‘Nobody else was going to buy this car, so I gave myself £3000’
It’s not often that I leave an auction hall mournful for having missed out on a bid, but here I am, three weeks later, still bitterly regretting my tightness. The car that’s got me despising myself for being a hard-nosed trader is, fairly predictably, an Alfa Romeo.
It’s rare to see a Brera in an auction hall and I’d never seen one in metallic gold ever. So here I was, staring directly at the most beautiful car I’d seen for a very, very long time.
The Alfa was a part-ex into the Eastern Western Motor Group, so straight away I knew it was likely to be genuine. Indeed, the reg plates, rear window sticker and keyring all bore the logo of the supplying Alfa dealer.
Under the harsh white lighting of the hall, I couldn’t fault the paintwork, nor the thinly-spoked alloys shod with new Toyo tyres. There was a full panoramic roof to contrast with the unusual Spandau Ballet hue.
Inside, the Alcantara was in black with grey leather inserts and genuine floor mats, all as smart as the day they left the factory. I settled myself in. The driving position adjusted spot-on – most un-alfa like. I could see myself in this, I really could. The clutch was light, the handbook pack was all there, the reverse sensors worked.
Before I hit the starter button, I popped the bonnet to check under there before disturbing the fluids. The oil was clean and on the ‘Max’ mark, likewise the coolant and brake fluid. This was the 2.2, so it had a red rocker cover, which was spotless and shiny. The whole underbonnet area was clean – not from steam blasting, but from an easy, well-cared-for life.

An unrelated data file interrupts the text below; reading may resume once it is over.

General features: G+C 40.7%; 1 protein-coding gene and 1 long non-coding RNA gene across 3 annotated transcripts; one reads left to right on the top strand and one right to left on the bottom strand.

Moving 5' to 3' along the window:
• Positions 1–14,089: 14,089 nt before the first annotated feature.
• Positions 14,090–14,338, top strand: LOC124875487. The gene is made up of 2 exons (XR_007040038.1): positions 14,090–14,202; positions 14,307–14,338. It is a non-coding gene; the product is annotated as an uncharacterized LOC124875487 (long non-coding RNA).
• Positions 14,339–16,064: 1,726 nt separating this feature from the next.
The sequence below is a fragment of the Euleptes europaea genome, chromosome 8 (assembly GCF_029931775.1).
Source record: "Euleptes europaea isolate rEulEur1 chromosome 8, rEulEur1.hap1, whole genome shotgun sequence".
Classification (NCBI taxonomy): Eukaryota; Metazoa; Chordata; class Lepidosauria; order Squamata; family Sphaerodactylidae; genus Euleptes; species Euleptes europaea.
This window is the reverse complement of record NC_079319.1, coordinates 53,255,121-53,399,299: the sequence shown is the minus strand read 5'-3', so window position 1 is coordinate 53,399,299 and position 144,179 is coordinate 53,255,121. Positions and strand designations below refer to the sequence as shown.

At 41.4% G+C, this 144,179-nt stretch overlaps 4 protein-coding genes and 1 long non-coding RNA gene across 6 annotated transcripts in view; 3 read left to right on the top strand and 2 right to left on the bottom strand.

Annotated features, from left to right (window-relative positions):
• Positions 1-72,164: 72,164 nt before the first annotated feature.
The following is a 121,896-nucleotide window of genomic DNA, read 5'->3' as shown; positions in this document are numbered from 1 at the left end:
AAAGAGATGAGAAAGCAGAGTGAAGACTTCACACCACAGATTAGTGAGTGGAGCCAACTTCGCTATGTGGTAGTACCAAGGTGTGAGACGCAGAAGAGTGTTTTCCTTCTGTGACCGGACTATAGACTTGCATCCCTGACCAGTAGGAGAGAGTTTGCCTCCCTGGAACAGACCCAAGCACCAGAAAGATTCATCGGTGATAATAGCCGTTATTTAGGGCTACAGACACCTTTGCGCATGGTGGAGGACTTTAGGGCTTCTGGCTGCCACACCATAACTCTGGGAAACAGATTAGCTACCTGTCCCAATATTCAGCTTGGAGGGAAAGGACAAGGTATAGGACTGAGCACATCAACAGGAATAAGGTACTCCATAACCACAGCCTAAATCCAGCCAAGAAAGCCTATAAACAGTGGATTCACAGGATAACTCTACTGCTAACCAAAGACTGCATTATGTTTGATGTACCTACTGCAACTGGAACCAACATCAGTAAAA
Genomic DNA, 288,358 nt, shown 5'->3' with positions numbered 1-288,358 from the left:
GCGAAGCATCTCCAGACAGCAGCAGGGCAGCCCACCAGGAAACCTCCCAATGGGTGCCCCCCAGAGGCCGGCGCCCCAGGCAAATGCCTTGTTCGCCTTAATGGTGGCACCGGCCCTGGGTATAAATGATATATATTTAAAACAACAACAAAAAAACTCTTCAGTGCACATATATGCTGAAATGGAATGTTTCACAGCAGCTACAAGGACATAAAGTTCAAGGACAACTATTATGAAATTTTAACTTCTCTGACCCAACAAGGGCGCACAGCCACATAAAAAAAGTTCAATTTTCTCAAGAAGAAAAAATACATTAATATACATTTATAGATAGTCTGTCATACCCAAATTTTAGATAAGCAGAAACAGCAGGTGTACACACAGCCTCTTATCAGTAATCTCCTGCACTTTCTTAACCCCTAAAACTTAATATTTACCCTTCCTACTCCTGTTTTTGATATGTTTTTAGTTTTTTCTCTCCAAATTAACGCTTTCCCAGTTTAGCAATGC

Back inside, all the warning lights illuminated as I hit the START button and the car whirred and burst into life – gloriously so. All the warning lights extinguished and I could see there was more than half-a-tank of fuel. This, dear reader, usually signifies a car which has been maintained regardless of cost.
Mileage was 74,361 and there were eight service stamps. The car was pre-reg plus one owner. Top book was £3635, but this was late December and it was sub-zero outside. Nobody is going to buy this, I thought. So I gave myself £3000.
After a few slow bids, the hammer gently fell at £3200. Not even midbook and sadly not to me. There was a representative of the dealer group on the rostrum beside the auctioneer. I suspect he feared the sale was going poorly, so he instructed the auctioneer to sell it outright after he’d announced the provisional status of the bid – quite unusual.
I’d gambled and lost and I’m gutted. It’s now for sale at a specialist for a smidgen under £6000. It’s not outrageous money when you compare it to what else is out there. That’s a great margin on a great car.